Flip Flops and Shoestrings: Travelling on a Budget

Flip Flops on Grass

Flip Flops on Grass © 2012 Mufidah Kassalias

It’s all about feet today, and how we get from here to there. Travelling on a shoestring, even with flip flops, has been a mix of easy-going, long summer days combined with a growing awareness that our travel budget coffers need refilling.

Last week disaster struck in the car park of Cora, a huge supermarket on the outskirts of Vichy. I got out of the car and dropped my camera. Lens first. The shattering clonk still resounds in my ears. I tried taking a photograph and was relieved to hear a familiar sound, but the relief was short-lived as the image was way overexposed. I took a few more shots, which were likewise overexposed and blurry. I sat on a concrete bollard and cried. For at least ten minutes I cried sitting outside the store, and then again inside as we sat on a bench drinking water from the in-store cooler.

Insurance. That would have been the answer, except we don’t have any. I cancelled our home insurance before leaving since it wouldn’t cover us for extended trips in Europe, and I searched extensively for a travel insurance policy that would cover our possessions on such a long trip but found none that would. Only after dropping my camera did I remember that it’s possible to buy item specific insurance for exactly those things we’ve brought and are precious to us (as well as being integral to our long-term vision): our cameras and computers.

We got here, to Vichy, France, by way of enthusiasm, faith and our ’98 Fiat Punto — a thus far trusty (if somewhat rusty underneath) mobile, complete with roof box. How we’ll get from here to the next ‘there’ I don’t yet know, especially now that my camera is toast and the repair bill may be as high as a replacement camera and lens.

Although Sean and I are continuing to work remotely with clients, it’s all much trickier than we had anticipated as we’ve been beset by intermittent internet connections from the start — something I’ve found particularly disruptive when it comes to writing blog posts and keeping up my social media connections.

Today, however, has been a breakthrough. I’m working offline. Instead of opening up a WordPress post window, I’ve opened an iWork Pages document and am writing under the shade of a tree without concern for a working WiFi connection. And when the internet does come back online I’ll simply log in to WordPress and paste this into a post. All of which is to say that I intend to post regularly again, despite the WiFi issues and my broken camera.

In the meantime, I’d like to introduce my most recently added Widget: the Donate button on the right! If you enjoy reading my travel posts and would like to support us both in our slow travel venture — and help towards a camera repair/replacement — please do click on the button. All donations will be gratefully received, however large or small, and put to immediate and very good use.

Alternatively, if you happen to have a working Nikon compatible lens that you no longer use, I’d be very happy to give it a new home and pay for its journey from there to here.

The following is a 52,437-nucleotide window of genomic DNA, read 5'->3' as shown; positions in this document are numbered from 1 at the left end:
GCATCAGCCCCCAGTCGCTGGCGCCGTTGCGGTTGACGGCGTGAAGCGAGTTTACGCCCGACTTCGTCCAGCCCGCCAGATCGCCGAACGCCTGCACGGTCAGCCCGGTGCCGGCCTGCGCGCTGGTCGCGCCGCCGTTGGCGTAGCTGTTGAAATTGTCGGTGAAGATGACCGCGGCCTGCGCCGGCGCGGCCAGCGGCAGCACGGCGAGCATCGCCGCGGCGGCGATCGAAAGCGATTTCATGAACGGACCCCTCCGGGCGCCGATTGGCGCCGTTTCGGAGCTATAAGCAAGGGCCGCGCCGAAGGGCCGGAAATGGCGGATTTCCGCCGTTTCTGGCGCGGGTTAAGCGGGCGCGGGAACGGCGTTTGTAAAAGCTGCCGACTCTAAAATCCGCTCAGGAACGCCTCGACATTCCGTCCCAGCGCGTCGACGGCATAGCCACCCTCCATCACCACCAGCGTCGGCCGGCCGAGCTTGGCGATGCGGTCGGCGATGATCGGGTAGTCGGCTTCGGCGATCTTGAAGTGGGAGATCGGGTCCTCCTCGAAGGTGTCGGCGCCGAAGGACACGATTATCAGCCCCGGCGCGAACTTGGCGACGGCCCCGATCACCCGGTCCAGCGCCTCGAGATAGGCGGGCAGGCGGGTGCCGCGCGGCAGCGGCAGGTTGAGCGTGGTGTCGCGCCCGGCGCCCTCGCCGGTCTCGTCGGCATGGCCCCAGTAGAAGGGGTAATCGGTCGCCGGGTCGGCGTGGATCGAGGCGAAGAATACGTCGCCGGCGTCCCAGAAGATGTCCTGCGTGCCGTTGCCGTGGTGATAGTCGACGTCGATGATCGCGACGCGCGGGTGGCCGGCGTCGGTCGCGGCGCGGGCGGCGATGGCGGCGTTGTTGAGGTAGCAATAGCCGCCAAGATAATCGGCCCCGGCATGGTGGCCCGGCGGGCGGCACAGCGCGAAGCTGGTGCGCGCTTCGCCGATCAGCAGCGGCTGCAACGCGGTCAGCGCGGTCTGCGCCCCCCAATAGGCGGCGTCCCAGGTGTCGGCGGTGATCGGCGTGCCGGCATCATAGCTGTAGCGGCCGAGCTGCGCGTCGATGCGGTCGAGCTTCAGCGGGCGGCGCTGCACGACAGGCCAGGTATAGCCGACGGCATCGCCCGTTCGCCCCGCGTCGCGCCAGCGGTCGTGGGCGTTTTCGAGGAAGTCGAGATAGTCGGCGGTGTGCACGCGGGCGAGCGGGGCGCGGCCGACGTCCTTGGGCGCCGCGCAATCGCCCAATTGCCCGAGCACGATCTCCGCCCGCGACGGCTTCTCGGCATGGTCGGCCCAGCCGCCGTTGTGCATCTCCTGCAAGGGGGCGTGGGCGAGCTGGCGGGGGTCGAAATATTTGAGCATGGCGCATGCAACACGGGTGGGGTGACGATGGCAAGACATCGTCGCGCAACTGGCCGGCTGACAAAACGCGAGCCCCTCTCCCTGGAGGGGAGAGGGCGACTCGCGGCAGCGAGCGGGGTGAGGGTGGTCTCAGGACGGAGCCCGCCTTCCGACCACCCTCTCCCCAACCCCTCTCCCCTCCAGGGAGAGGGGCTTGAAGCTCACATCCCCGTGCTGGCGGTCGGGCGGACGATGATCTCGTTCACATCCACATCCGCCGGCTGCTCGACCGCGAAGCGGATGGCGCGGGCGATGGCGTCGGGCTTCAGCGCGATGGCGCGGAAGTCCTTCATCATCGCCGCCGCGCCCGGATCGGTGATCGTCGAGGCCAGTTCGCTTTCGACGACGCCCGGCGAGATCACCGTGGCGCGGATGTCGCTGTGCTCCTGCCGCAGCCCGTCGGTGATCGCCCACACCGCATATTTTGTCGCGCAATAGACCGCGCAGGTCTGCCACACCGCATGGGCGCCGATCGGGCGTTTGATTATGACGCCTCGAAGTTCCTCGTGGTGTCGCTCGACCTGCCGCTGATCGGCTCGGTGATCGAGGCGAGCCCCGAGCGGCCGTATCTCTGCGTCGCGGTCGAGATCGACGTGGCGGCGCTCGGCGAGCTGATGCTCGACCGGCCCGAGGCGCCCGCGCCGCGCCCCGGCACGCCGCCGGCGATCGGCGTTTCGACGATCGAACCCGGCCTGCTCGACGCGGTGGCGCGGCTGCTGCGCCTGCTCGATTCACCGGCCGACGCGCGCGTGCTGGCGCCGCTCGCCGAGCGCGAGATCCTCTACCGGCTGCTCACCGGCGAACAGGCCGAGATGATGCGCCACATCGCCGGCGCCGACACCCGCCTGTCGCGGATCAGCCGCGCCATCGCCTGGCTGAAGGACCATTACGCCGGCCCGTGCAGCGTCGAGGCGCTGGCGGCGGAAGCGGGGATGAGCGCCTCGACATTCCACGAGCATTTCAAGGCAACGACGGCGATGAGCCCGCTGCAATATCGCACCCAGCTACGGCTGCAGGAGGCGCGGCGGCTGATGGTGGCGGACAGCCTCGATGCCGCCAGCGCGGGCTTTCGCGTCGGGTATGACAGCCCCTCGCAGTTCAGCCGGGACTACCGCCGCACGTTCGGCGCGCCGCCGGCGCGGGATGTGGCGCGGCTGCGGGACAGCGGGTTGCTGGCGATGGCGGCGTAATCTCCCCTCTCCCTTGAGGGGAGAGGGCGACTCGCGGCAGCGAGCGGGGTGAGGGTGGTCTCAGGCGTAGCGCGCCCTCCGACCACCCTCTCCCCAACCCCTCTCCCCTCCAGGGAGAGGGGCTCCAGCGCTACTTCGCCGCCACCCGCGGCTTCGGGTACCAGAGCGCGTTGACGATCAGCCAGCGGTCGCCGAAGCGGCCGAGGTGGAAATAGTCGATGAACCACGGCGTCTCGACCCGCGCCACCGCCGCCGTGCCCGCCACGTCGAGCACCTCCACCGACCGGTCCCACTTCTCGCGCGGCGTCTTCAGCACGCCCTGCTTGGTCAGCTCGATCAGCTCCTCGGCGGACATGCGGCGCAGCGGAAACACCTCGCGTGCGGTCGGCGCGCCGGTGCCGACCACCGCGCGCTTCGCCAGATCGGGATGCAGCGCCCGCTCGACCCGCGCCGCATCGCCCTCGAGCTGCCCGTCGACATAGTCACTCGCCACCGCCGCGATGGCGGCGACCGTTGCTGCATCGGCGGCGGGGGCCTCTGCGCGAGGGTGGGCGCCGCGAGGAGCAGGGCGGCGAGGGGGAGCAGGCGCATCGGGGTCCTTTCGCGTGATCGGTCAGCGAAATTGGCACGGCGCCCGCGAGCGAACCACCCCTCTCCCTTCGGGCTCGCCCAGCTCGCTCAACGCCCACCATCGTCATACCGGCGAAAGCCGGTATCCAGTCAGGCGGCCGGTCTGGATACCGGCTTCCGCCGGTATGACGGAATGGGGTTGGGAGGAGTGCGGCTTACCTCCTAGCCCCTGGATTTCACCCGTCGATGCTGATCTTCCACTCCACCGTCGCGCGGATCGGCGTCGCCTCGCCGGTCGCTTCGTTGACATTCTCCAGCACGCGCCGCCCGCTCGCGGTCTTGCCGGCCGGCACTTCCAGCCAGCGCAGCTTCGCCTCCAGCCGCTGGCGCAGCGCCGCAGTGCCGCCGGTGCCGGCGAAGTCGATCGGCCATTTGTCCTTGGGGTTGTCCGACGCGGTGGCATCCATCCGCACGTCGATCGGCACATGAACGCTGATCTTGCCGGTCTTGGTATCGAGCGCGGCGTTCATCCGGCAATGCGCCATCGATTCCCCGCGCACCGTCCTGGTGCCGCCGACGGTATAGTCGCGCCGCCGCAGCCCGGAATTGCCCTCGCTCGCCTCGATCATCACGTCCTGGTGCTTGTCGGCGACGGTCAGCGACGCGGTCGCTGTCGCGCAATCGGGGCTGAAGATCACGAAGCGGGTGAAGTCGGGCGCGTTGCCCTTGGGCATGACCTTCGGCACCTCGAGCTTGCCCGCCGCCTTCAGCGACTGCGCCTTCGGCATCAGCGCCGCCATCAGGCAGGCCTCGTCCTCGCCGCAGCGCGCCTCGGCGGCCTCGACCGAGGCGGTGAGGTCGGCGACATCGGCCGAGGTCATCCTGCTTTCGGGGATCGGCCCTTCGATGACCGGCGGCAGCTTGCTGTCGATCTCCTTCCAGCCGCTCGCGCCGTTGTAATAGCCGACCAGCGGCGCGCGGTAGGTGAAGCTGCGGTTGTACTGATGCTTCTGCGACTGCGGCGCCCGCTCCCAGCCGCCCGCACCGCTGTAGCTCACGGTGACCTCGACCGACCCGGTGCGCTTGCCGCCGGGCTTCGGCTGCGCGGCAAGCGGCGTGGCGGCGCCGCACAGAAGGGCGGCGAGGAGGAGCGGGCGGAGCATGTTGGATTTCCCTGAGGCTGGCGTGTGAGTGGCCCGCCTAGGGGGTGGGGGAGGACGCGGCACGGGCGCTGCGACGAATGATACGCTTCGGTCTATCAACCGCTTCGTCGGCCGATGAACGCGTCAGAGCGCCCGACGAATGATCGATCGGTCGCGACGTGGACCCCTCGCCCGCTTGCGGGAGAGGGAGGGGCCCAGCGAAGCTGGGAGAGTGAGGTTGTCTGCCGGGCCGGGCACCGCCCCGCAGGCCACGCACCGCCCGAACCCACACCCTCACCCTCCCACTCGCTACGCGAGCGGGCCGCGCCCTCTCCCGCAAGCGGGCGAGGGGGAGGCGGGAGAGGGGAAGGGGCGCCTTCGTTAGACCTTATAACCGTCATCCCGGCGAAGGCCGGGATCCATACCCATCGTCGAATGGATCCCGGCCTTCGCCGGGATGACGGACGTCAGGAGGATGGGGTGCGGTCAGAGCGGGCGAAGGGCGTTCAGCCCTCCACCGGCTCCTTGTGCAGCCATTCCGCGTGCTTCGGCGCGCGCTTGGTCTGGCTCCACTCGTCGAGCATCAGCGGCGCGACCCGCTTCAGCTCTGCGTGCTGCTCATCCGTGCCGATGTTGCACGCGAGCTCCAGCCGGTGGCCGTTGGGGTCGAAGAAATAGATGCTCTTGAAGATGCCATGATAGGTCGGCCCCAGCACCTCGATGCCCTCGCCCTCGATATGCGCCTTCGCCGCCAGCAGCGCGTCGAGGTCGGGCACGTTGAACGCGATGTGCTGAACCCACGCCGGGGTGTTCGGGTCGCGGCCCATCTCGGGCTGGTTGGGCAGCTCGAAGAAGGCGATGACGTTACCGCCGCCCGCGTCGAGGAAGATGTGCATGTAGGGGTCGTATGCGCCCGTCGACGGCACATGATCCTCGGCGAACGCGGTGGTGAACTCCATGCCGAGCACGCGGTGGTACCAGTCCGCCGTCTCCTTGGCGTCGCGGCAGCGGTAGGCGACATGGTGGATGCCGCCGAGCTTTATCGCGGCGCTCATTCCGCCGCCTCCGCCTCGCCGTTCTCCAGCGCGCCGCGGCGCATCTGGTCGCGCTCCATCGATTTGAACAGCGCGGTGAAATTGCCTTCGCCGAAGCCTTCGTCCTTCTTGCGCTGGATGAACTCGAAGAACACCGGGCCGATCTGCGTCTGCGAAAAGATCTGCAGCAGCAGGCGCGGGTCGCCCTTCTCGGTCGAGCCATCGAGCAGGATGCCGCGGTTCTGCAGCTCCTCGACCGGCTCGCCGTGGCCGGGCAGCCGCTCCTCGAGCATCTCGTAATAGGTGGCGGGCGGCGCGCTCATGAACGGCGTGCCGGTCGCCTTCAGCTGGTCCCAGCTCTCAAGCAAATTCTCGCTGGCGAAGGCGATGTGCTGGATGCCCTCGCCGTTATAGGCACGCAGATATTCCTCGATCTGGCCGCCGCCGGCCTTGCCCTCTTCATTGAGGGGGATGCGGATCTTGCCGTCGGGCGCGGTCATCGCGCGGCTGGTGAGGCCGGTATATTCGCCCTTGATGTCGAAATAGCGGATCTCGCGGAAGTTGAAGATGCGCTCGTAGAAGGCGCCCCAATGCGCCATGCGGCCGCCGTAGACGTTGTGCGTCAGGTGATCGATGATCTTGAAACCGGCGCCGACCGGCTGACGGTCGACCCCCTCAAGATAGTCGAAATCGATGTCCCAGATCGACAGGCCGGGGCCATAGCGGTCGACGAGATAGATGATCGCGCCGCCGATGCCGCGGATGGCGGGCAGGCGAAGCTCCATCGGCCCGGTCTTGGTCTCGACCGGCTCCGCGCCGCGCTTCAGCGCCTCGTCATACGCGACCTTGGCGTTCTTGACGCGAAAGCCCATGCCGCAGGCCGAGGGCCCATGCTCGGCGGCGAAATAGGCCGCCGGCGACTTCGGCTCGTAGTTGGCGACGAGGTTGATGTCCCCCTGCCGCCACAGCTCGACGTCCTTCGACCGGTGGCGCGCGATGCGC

Or, if you’re a Mac user and could do with some help, just get in touch. I work one-to-one with people via Skype and currently have a ‘summer savings’ offer that will save you 30% off my regular hourly fee. And since we’ve found a couple of public WiFi solutions we can use for those mission critical moments, I’m not solely dependent on the intermittent campsite connection.

And now, as the temperature is in the low 30s (or 90s if you’re a Fahrenheit person), I think it’s time to slip my feet into my flip flops and head for the pool. And, who knows, perhaps in the intervening period the frayed shoestring will start to repair itself.

18 responses

  1. Oh what a terrible story. I dropped my camera a while back – it felt like I lost a piece of myself. I ended up paying to get it fixed, and it wasn’t cheap.

    Good luck, hope you find a new lens.

    Thanks for sharing.

  2. So sorry to hear about your camera. I’d cry as well!
    I hope you find a replacement lens. Don’t know about Nikon, but the digital Canons are compatible with old EOS lenses … buying an older film camera like the Canon EOS 850 with zoom lens to replace a broken kit lens would cost only about 50 € I think. Maybe there is a similar option for Nikon.

  3. So sorry to read about your camera. I am hoping that something unexpected and very positive will spin out of this sad event. I’m pulling for you.

  4. I’m sorry about your camera. I dropped my camera once and will never forget the spot where it happened. Perhaps it is less expensive to buy a used camera online than repair??

    • Another person who knows the feeling. I don’t think I’ll forget the spot either. Yes, perhaps a used lens rather than a repair. I need to look into the various options.

  5. Mufidah, most largish European cities have a photography shop that rent lenses-it just means you have to do a recce beforehand of what you want to shoot, you,ve only got to rent for a day. Here in Spain wildlife shooters especially, rent a lens for a weekend. Just think how knowledgeable about lenses you´ll be after a few months of doing that! Something good always comes out of bad! hope the suggestion helps :)

    • That’s another good idea, as long as I know what I want to shoot ahead of time. And it would be good to become more knowledgeable about lenses in the process. Thank for the idea, Adrian.